EEOC Issues Guidance on Potential Application of Title VII and ADA to Employees Who Have Experienced Domestic Violence, Sexual Assault, or Stalking
This post was contributed by Tony D. Dick, an Associate in McNees Wallace and Nurick LLC's Labor and Employment Group in Columbus, Ohio.
The Equal Employment Opportunity Commission (EEOC) recently issued a “Questions and Answers” sheet emphasizing that although Title VII and the Americans with Disabilities Act (ADA) do not expressly prohibit employers from discriminating against the victims of domestic violence, sexual assault, or stalking, these laws may create liability for employers in certain circumstances. For instance, employers may be liable under Title VII for treating such victims less favorably based on sex or sex stereotypes or for permitting sexual harassment against these individuals. Likewise, denying a reasonable accommodation to an employee with a violence-related disability or permitting different treatment of an employee with a disability stemming from an incident of domestic violence or sexual assault may violate the ADA. The document provides a number of illustrative examples of these potential pitfalls facing employers:
Title VII – Disparate Treatment Based on Sex
- An employer terminates an employee after learning she has been subjected to domestic violence, saying he fears the potential “drama battered women bring to the workplace.”
- An employer allows a male employee to use unpaid leave for a court appearance in the criminal prosecution of an assault, but does not allow a similarly-situated female employee to use equivalent leave to testify in the criminal prosecution of domestic violence she experiences. The employer says the assault by a stranger is a “real crime,” whereas domestic violence is “just a marital problem” and “women think everything is domestic violence.”
Title VII – Sexual Harassment
- An employee's co-worker sits uncomfortably close to her in meetings, and has made suggestive comments. He waits for her in the dark outside the women's bathroom and in the parking lot outside of work, and blocks her passage in the hallway in a threatening manner. He also repeatedly telephones her after hours, sends personal e-mails, and shows up outside her apartment building at night. She reports these incidents to management and complains that she feels unsafe and afraid working nearby him. In response, management transfers him to another area of the building, but he continues to subject her to sexual advances and stalking. She notifies management but no further action is taken.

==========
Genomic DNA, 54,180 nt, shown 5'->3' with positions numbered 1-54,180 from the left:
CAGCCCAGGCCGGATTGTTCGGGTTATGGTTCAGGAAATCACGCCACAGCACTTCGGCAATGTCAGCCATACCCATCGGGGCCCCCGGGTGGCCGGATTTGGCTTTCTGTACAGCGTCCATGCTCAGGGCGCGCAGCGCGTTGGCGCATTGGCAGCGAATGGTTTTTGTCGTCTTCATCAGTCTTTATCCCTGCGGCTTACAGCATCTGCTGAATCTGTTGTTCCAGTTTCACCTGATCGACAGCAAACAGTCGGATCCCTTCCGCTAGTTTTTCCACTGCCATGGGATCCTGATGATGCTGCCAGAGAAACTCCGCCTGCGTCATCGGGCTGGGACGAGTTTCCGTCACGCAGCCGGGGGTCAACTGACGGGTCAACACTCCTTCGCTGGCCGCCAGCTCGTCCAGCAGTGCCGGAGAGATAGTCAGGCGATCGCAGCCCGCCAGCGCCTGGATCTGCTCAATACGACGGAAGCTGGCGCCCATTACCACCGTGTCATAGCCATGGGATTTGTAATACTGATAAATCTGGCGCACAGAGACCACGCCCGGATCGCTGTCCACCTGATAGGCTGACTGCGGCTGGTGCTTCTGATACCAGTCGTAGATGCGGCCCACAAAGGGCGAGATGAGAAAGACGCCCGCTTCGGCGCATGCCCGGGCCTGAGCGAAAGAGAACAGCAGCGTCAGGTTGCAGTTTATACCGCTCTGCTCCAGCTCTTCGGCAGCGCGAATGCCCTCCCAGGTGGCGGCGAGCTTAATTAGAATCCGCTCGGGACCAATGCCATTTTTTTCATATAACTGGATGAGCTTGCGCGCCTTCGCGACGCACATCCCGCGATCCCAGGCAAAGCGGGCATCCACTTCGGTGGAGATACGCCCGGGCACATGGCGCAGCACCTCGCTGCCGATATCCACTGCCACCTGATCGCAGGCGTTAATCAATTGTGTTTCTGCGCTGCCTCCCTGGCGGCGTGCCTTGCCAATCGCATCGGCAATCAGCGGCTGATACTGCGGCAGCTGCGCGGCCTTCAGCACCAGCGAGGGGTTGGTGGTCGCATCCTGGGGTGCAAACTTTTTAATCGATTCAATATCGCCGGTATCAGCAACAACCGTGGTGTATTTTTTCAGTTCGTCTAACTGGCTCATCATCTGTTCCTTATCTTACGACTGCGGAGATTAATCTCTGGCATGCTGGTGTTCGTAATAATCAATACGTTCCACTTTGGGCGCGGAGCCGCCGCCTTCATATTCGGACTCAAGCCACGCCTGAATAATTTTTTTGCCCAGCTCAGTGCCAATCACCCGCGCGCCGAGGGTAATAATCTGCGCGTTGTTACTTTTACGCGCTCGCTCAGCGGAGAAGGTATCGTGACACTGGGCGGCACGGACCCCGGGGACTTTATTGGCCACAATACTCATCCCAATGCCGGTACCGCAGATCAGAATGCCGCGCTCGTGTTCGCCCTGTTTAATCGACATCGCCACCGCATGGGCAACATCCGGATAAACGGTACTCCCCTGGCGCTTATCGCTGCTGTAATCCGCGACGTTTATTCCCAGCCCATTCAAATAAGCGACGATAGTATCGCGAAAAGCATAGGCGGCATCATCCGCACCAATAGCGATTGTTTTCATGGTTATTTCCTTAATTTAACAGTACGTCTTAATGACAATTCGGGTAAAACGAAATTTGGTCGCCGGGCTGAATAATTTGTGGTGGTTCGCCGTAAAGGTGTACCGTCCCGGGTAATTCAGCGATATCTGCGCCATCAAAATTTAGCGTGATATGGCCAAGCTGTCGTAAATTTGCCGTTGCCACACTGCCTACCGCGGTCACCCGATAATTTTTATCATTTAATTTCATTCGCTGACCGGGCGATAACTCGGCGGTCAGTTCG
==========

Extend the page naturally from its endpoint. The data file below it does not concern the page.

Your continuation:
Title VII - Retaliation
- An employee files a complaint with her employer's human resources department alleging that she was raped by a prominent company manager while on a business trip. In response, other company managers reassign her to less favorable projects, stop including her in meetings, and tell co-workers not to speak with her.
ADA – Disparate Treatment Based on Disability
- An employer searches an applicant's name online and learns that she was a complaining witness in a rape prosecution and received counseling for depression. The employer decides not to hire her based on a concern that she may require future time off for continuing symptoms or further treatment of depression.
ADA – Failure to Accommodate Disability
- An employee who has no accrued sick leave and whose employer is not covered by the FMLA requests a schedule change or unpaid leave to get treatment for depression and anxiety following a sexual assault by an intruder in her home. The employer denies the request because it "applies leave and attendance policies the same way to all employees."
- In the aftermath of stalking by an ex-boyfriend who works in the same building, an employee develops major depression that her doctor states is exacerbated by continuing to work in the same location as the ex-boyfriend. As a reasonable accommodation for her disability, the employee requests reassignment to an available vacant position for which she is qualified at a different location operated by the employer. The employer denies the request, citing its "no transfer" policy.
Additional examples are provided in the document. It is worth the read. Employers should make their supervisors and managers aware of these potential issues so that they can identify them and take appropriate action when they arise.